How JustAnswer Works:
  • Ask an Expert
    Experts are full of valuable knowledge and are ready to help with any question. Credentials confirmed by a Fortune 500 verification firm.
  • Get a Professional Answer
    Via email, text message, or notification as you wait on our site. Ask follow up questions if you need to.
  • 100% Satisfaction Guarantee
    Rate the answer you receive.
Ask Lawrence N. Rogak, Insurance Atty You...
Lawrence N. Rogak, Insurance Atty
Lawrence N. Rogak, Insurance Atty, Lawyer
Category: Legal
Satisfied Customers: 1033
Experience:  26 years litigating important insurance and injury cases; well-known legal author
Type Your Legal Question Here...
Lawrence N. Rogak, Insurance Atty is online now
A new question is answered every 9 seconds

My daughter worked at a barn about 4 years ago. The ...

Resolved Question:

My daughter worked at a barn about 4 years ago. The trainer put her on a young horse not fully broke it threw her off twice the second time it dislocated her elbow. As a result one are is not fully able to extend and is shorter then the other. She was about 19 at the time. Do you think we have any grounds to sue. the same horse hurt 3 other people after her. the last one about 3 weeks ago. the gentleman ended up in the hospital with multiple injuries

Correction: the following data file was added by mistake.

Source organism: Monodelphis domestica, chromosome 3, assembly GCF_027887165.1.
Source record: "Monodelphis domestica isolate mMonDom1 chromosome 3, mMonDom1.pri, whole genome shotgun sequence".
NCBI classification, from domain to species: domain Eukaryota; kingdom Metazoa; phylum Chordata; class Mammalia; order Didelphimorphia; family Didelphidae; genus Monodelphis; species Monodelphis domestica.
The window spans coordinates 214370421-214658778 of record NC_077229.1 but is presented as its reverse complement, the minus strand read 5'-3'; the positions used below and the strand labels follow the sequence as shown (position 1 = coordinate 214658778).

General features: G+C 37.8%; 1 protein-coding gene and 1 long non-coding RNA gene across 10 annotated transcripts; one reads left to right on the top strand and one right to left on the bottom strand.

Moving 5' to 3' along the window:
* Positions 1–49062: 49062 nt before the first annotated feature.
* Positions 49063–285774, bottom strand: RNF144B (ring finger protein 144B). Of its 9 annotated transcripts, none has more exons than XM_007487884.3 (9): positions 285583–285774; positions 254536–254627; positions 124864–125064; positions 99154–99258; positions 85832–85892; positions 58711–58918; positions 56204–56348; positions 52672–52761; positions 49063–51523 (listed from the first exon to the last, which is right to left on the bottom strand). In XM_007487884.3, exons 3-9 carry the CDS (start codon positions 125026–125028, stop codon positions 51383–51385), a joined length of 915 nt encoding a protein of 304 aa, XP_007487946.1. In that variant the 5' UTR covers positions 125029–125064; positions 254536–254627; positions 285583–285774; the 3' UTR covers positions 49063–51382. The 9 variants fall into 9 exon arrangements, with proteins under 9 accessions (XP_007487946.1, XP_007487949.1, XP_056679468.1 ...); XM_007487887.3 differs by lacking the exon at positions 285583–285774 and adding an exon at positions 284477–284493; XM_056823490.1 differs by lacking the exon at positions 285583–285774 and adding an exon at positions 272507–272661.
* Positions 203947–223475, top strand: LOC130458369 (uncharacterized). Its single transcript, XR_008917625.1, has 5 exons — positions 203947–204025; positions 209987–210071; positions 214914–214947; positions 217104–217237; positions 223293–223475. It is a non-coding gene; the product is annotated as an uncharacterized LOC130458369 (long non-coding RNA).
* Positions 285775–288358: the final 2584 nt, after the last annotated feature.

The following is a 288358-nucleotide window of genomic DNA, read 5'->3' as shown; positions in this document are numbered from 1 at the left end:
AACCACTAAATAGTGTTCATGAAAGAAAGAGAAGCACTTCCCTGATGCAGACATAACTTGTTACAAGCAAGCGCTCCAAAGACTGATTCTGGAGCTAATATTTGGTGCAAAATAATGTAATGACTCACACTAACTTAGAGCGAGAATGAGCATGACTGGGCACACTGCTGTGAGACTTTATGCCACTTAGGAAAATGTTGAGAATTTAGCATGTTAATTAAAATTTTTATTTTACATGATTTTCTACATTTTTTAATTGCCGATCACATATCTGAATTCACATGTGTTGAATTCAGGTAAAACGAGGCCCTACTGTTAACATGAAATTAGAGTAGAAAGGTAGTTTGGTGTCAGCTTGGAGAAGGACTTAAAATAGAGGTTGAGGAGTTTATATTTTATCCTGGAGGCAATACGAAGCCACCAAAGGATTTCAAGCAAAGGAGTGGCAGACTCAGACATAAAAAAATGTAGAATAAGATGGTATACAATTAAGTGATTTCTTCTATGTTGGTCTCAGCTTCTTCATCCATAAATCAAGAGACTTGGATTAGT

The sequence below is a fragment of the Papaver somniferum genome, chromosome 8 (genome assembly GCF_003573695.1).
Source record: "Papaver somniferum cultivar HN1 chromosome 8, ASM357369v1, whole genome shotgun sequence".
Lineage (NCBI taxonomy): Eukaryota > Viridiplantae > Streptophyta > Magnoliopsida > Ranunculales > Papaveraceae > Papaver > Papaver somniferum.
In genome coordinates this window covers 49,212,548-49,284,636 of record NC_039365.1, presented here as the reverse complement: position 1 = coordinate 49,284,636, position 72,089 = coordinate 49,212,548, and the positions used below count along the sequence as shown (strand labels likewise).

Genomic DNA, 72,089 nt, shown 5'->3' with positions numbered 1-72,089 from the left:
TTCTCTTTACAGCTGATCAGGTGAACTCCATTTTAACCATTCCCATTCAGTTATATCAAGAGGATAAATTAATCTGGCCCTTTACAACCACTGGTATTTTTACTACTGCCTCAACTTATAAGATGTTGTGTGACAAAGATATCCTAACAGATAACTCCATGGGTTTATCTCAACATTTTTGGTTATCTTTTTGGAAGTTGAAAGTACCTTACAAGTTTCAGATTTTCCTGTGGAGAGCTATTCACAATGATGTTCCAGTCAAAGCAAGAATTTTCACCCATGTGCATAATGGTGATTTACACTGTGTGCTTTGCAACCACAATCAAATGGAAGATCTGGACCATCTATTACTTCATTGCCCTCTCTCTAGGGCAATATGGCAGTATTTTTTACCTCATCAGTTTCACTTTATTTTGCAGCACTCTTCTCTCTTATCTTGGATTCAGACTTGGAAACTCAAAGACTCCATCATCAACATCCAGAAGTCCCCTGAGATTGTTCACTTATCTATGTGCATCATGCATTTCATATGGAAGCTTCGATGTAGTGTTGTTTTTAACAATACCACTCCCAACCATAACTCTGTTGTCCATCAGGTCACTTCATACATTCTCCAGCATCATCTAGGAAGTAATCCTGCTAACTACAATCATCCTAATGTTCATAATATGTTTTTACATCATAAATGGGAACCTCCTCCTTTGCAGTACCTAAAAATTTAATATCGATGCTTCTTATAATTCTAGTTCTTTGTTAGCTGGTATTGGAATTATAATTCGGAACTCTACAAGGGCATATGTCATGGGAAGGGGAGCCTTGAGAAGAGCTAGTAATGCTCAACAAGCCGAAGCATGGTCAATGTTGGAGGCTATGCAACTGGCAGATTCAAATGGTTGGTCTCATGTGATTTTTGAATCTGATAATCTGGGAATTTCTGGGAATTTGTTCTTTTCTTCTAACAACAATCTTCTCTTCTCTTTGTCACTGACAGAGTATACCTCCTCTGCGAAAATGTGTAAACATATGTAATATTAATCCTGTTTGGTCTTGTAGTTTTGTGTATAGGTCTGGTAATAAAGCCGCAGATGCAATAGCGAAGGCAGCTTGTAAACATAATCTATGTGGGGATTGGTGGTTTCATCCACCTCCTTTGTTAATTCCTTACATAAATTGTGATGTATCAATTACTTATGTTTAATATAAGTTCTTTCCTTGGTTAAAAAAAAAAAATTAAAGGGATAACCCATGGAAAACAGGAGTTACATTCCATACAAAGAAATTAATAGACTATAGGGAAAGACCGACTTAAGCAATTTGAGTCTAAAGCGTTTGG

Submitted: 9 years ago.
Category: Legal
Expert:  Lawrence N. Rogak, Insurance Atty replied 9 years ago.

Depending on what State this occurred in, you may have a valid lawsuit for negligence. The owner and trainer have an obligation not to allow a rider on a horse unless that rider is experienced enough to handle a horse of that temperament. While there is some assumption of risk in activities of a recreational nature, the owner of the premises is obligated to ensure that the activity is no more dangerous than it appears to be. An unbroken horse with a history of throwing off riders should not be made available to a novice rider.

On the other hand, since you say that your daughter was working at the barn at the time, if the owner of the horse was also her employer, the workers compensation law may bar her from bringing suit and she will be limited to workers comp benefits.

If you need more information please provide more specifics, such as the State where this happened; whether your daughter was the employee of the horse owner; and whether she received any workers compensation benefits.

Lawrence N. Rogak, Insurance Atty and 2 other Legal Specialists are ready to help you